• Unlawful no. 4, applications, are where believers get at odds with each other: music, dress, appearance. We’ve got to distinguish between 1, 3, and 4. The day comes when our applications make no sense and we’ve painted ourselves into a corner (PERSONAL NOTE: face cards?).
  • Christian leadership is responsible to think about these things, to avoid simplifying life into two closets with no racks in them.
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All God’s Children and Blue Suede Shoes 2

Mark Ward

“Popular culture, like the meat offered to idols in 1 Corinthians 10,” says Ken Myers, “is a part of the created order, part of the earth that is the Lord’s, and thus something capable of bringing innocent pleasure to believers.” But he warns that “popular culture has the power to set the pace, the agenda, and the priorities for much of our social and our spiritual existence, without our explicit consent. It requires a great effort not to be mastered by it.” xiv

One important way to avoid being mastered is to really imbibe the “main theme” of Myers’ book (All God’s Children and Blue Suede Shoes): “not everything that is permissible is constructive.” xiii

I know I have made something like constructiveness my primary criterion in my interactions with popular culture. I always ask myself—inspired by the Bible and by Jonathan Edwards’s famous resolutions—”What will be the eternal profit, for God and myself, of this activity?”

My pastor, Mark Minnick, preached an excellent Wednesday-night message recently on choices in which he appealed to the same argument. I highly recommend this message, and I’m going to blog about it soon (DV)!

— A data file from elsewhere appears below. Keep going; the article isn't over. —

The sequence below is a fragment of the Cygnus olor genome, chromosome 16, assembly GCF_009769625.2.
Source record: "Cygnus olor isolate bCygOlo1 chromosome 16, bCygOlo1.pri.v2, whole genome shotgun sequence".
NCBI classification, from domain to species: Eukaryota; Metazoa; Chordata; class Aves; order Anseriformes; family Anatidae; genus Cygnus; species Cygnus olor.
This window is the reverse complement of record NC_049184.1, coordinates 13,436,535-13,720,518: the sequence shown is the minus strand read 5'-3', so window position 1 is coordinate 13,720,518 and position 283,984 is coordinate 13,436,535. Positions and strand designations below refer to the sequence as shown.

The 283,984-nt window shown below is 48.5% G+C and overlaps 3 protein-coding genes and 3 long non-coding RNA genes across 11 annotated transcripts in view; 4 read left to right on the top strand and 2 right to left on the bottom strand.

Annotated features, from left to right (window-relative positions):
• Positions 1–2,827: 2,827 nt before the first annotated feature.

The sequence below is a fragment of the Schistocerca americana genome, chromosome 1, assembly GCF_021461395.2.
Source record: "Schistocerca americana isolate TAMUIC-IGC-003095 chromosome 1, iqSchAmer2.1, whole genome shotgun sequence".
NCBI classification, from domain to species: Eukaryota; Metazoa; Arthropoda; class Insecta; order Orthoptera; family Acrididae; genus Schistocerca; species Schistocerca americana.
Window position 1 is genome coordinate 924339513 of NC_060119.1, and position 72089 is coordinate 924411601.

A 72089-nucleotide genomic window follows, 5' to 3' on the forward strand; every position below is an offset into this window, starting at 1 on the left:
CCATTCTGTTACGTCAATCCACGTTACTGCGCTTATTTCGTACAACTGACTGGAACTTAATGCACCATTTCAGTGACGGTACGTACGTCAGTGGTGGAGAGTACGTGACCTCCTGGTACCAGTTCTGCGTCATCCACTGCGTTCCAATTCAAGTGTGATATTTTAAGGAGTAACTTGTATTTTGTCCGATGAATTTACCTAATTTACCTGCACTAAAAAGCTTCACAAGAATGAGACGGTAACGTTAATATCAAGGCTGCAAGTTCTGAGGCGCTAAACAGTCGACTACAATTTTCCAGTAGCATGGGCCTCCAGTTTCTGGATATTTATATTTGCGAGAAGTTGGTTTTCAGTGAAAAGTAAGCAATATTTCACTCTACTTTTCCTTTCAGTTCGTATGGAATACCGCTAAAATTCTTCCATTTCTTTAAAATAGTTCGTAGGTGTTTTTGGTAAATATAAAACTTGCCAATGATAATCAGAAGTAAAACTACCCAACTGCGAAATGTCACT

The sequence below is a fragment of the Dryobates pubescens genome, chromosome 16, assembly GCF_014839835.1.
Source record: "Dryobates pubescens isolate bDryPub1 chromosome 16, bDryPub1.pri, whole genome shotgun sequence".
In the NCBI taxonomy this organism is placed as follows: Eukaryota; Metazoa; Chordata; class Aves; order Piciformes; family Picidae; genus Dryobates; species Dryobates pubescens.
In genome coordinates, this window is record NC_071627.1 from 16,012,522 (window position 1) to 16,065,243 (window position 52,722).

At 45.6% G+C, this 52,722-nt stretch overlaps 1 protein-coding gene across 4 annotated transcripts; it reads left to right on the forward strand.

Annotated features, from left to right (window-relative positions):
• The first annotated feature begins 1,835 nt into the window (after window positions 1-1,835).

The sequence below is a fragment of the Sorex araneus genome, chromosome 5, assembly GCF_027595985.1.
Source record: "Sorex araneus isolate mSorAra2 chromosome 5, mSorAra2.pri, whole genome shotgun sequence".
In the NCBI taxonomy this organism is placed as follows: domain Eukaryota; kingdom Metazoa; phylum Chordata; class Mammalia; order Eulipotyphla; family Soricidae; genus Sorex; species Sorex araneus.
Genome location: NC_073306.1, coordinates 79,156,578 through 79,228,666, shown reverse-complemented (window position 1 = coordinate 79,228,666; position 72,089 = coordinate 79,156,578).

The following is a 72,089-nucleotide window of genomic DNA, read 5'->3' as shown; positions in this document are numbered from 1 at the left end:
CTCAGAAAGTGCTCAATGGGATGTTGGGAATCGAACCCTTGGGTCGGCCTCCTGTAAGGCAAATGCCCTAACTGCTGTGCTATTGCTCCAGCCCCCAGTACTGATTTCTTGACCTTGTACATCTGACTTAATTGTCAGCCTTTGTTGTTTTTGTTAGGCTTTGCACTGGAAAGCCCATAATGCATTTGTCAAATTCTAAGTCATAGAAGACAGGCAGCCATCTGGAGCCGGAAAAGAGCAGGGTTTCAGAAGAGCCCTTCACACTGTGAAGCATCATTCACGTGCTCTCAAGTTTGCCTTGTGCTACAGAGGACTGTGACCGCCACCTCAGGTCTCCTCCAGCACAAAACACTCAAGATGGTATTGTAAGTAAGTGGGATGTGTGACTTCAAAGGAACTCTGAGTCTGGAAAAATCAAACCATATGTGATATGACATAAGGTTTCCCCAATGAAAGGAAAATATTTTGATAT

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All God’s Children and Blue Suede Shoes 1

Mark Ward

Ken Myers is the richly pleasing voice—and the far-ranging mind—behind the Mars Hill Audio Journal. He wrote a book in 1988 for Crossway’s Turning Point Christian Worldview Series, called All God’s Children and Blue Suede Shoes. I found it so profitable that I’m going to blog through it—mostly just providing good quotations.

Myers believes that “the challenge of living with popular culture may well be as serious for modern Christians as persecution and plagues were for the saints of earlier centuries. Being thrown to the lions or living in the shadow of gruesome death,” he says are “fairly straightforward” threats. “But the erosion of character, the spoiling of innocent pleasures, and the cheapening of life itself that often accompany modern popular culture can occur so subtly that we believe nothing has happened” (xii-xiii).

One of the most helpful points I took from Myers’ book is his argument that “Christian concern about popular culture should be as much about the sensibilities it encourages as about its content” (xiii). He says pop culture “shapes how we think and feel (more than what we think and feel)” (xiii). Obviously, this theme in Myers book is inspired in part by Marshall McLuhan in books like The Medium is the Message.

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TNIV and blogging protocol

Mark Ward

I appreciated the following comment and thought it worth a posted reply:

Hi Mark! It looks like you have a great blog here. I wanted to make a couple of comments about your remarks toward the TNIV, and my intent is to do so in the spirit of discussion and not antagonism.

First, you noted in your previous post,